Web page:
It is simple to figure out, if you expect nothing you will never be disappointed. Of course you will never get anything either. After all, we get what we expect to get. If you expect nothing or if you expect bad things, you get them. If you expect success or good things, you get those too.

Success-minded people expect to succeed, so they do. They expect to face challenges, so they face them willingly. They expect to win, so they win. It is as the great Zig Ziglar said, “You were born to win, but to be a winner, you must plan to win, prepare to win, and expect to win.”

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7. You read nothing.

People who are successful read. People who are not successful do not read. Therefore, I really don’t think that many of those who I talk of in this piece are reading this at all. So why write it? To remind you, success-minded people, that your success and ability to achieve are not just by chance. It happened because you happened.

If you are still on that road to the achievement of your goals, keep going. Remember these lessons and do what it takes to win in life. It will take hard work, commitment, determination and desire to succeed, but these are the very things that make up the success-minded person. The fact that you read things that help you develop and learn is proof of that fact.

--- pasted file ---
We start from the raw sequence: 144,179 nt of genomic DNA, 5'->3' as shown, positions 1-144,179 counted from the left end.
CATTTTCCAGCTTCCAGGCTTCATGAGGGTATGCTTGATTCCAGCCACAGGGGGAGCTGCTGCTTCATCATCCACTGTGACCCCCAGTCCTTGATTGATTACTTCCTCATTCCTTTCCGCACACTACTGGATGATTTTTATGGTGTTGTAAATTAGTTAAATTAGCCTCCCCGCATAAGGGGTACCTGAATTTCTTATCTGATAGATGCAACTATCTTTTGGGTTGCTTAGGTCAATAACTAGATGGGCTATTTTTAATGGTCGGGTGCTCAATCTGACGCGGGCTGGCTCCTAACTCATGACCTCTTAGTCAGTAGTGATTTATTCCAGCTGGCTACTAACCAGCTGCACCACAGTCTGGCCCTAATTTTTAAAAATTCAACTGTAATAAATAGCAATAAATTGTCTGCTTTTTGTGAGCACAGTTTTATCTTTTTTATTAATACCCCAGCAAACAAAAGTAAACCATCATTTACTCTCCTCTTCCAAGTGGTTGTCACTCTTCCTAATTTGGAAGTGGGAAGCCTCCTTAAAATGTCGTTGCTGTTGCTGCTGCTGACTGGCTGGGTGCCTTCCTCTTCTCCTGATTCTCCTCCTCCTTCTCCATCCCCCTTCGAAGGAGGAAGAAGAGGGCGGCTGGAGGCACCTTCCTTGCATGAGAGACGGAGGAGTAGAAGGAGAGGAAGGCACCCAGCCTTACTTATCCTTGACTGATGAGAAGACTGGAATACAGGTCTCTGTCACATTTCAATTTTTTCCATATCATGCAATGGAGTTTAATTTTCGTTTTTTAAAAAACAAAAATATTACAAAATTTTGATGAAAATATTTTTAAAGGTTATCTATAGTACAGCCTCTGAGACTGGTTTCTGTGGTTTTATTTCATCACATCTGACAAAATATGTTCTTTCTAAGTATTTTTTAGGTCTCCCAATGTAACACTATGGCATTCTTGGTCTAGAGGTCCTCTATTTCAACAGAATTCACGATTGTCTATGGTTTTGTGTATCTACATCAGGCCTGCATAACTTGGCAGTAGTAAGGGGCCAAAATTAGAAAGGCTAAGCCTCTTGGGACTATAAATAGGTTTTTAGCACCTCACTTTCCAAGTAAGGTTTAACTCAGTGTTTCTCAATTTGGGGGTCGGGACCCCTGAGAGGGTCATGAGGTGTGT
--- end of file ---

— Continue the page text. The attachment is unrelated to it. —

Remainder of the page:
Featured photo credit: Sleepy bulldog by sabianmaggy via Flickr via flickr.com

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Last Updated on July 17, 2019

The Science of Setting Goals (And How It Affects Your Brain)

The Science of Setting Goals (And How It Affects Your Brain)

What happens in our heads when we set goals?

Apparently a lot more than you’d think.

Goal setting isn’t quite so simple as deciding on the things you’d like to accomplish and working towards them.

According to the research of psychologists, neurologists, and other scientists, setting a goal invests ourselves into the target as if we’d already accomplished it. That is, by setting something as a goal, however small or large, however near or far in the future, a part of our brain believes that desired outcome is an essential part of who we are – setting up the conditions that drive us to work towards the goals to fulfill the brain’s self-image.